The Shiite vote will be split between religious and secular parties, said Wolff. The main parties of the Sunni Iraqis, who comprise about 20 percent of the population, have called for a boycott. Iraq’s largest Sunni party, the Iraqi Islamic Party, withdrew from the election Dec. 27, citing unfair and unsafe voting conditions.

Jaffar Bassam, spokesman in London for al-Sistani, the Shiite cleric, dismissed any suggestion that a Shiite-dominated government would craft a constitution that marginalizes Sunnis or Kurds.

“Since Shiites have never really had real power in Iraq, I don’t see how anyone can foresee this happening,” Bassam said by telephone. “Only regimes like the previous one made an issue out of Sunni versus Shiites, and it oppressed and persecuted Shiites.”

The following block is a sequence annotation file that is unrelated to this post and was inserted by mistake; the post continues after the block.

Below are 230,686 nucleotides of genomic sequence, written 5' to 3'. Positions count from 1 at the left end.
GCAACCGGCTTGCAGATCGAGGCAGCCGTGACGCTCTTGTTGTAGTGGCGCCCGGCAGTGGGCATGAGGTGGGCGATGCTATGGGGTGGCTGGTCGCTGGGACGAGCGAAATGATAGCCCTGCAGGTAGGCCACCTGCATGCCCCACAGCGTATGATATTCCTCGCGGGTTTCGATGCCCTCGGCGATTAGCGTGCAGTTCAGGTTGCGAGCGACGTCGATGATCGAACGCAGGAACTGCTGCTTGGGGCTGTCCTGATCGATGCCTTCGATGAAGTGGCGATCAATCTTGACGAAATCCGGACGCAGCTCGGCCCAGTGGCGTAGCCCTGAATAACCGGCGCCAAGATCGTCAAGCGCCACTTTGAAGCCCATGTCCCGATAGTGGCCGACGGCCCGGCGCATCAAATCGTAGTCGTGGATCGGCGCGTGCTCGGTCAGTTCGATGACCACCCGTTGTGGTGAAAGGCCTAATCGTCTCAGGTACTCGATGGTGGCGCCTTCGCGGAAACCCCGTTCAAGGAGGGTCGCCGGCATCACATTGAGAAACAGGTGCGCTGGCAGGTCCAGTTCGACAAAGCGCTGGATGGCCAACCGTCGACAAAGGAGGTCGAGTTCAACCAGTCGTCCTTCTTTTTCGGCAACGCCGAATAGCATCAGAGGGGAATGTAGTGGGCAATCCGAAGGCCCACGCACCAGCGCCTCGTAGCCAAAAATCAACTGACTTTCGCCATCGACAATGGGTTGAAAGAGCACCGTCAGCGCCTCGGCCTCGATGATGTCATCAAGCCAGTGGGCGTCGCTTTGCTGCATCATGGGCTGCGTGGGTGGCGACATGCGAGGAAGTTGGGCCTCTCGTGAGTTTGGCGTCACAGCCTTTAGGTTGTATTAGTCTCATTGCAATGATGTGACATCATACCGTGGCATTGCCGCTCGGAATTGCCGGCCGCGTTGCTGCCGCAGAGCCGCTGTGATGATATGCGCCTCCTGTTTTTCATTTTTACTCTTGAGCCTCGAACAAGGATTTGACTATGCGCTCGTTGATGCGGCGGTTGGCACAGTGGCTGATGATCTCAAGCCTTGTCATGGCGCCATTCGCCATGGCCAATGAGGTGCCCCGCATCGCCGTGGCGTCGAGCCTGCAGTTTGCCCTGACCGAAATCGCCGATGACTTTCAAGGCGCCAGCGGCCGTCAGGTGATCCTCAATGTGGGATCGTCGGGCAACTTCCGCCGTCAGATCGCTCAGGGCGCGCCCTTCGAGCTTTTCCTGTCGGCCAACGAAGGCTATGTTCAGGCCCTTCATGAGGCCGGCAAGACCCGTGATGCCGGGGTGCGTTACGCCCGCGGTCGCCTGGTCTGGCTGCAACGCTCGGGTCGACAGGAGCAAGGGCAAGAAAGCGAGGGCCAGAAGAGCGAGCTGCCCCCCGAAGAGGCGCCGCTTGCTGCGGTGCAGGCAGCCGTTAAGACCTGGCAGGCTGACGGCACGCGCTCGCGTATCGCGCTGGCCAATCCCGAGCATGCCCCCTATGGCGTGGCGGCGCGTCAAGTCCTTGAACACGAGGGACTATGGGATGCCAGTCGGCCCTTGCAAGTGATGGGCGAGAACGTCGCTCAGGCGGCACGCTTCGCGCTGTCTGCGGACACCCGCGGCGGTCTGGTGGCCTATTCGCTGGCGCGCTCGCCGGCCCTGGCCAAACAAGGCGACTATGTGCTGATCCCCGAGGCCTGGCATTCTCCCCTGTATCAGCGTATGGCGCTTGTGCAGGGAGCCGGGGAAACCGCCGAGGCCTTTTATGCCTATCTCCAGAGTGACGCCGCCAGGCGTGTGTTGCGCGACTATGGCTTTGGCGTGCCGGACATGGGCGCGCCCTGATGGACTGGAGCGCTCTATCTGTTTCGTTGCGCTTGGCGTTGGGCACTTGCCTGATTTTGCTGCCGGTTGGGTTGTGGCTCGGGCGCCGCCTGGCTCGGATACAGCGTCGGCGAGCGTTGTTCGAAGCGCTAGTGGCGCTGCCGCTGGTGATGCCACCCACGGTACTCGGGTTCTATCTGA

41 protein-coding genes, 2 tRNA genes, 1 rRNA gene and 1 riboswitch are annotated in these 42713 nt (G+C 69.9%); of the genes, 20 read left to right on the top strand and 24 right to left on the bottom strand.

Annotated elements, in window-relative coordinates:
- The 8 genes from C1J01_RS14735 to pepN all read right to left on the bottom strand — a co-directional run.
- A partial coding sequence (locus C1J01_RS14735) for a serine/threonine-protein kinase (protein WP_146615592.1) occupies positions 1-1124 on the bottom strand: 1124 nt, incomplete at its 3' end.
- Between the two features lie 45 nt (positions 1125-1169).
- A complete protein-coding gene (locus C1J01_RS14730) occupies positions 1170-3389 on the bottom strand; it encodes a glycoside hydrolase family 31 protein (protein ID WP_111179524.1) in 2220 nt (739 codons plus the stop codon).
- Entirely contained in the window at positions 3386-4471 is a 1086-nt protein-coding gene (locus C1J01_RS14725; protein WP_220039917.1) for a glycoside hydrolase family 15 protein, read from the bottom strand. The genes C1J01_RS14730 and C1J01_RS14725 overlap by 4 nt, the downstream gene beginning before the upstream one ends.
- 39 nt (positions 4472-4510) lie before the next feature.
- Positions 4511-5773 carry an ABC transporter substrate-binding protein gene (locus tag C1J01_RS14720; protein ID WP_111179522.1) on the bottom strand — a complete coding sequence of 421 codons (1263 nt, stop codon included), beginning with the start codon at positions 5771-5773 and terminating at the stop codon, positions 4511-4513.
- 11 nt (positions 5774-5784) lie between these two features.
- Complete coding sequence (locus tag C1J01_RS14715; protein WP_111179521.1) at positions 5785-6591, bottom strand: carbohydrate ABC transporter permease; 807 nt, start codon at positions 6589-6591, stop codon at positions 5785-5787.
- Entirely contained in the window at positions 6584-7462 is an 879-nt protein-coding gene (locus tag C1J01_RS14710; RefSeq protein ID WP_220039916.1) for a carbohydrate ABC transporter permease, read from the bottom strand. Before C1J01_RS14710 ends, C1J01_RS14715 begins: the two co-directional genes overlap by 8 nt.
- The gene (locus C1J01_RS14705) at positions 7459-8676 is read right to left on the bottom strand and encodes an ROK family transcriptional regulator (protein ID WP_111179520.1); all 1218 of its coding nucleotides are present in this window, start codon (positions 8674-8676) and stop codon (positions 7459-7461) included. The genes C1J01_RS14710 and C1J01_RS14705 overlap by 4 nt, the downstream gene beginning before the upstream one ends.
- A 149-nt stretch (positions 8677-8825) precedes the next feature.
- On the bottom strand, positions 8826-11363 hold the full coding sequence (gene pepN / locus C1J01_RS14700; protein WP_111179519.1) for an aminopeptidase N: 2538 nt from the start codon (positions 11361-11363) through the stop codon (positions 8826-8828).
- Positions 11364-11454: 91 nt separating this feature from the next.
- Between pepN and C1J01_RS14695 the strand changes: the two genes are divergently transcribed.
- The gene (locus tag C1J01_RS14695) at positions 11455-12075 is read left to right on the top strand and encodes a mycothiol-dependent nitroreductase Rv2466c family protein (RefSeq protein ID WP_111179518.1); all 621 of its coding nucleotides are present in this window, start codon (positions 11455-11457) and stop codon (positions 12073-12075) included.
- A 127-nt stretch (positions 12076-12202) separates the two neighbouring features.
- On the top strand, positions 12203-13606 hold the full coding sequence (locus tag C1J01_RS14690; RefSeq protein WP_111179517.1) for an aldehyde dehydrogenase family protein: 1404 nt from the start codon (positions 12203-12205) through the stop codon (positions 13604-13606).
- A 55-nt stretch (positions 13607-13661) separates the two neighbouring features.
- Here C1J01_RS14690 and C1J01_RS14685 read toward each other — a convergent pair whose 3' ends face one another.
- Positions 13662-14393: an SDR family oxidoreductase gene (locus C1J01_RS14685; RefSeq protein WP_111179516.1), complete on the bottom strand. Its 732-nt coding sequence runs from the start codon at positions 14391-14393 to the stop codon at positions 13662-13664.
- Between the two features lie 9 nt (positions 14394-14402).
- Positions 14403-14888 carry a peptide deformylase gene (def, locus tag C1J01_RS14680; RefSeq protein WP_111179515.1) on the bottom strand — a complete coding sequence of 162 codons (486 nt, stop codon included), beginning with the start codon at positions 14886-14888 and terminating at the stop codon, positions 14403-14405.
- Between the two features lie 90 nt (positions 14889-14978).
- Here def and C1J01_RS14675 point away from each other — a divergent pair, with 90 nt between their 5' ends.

Al-Sistani’s influence at times rivaled that of the Iraqi and U.S. governments. He helped end an August standoff between the rebel Shiite cleric Moqtada al-Sadr and government troops in Najaf, and he urged leaders to hold elections even as Iraqis faced daily shootings and bombings.

Chalabi, al-Jaafari
Other candidates for prime minister include Ahmed Chalabi, a former protege of the U.S. who unlike Allawi wasn’t associated with Hussein’s Baathist party in the 1970s. Ibrahim al-Jaafari, leader of the Dawa party, and interim finance minister Adel Abdel Mahdi are also contenders, said al-Assam of Exclusive Analysis in a Jan. 26 interview.

“The chances for Allawi getting elected are dependant on a hung jury, and if there isn’t a clear preponderance in the assembly, then he will be seen as the one candidate everyone can agree on,” Charles Kupchan, professor of International Affairs at Georgetown University in Washington, said in a telephone interview on Jan. 25.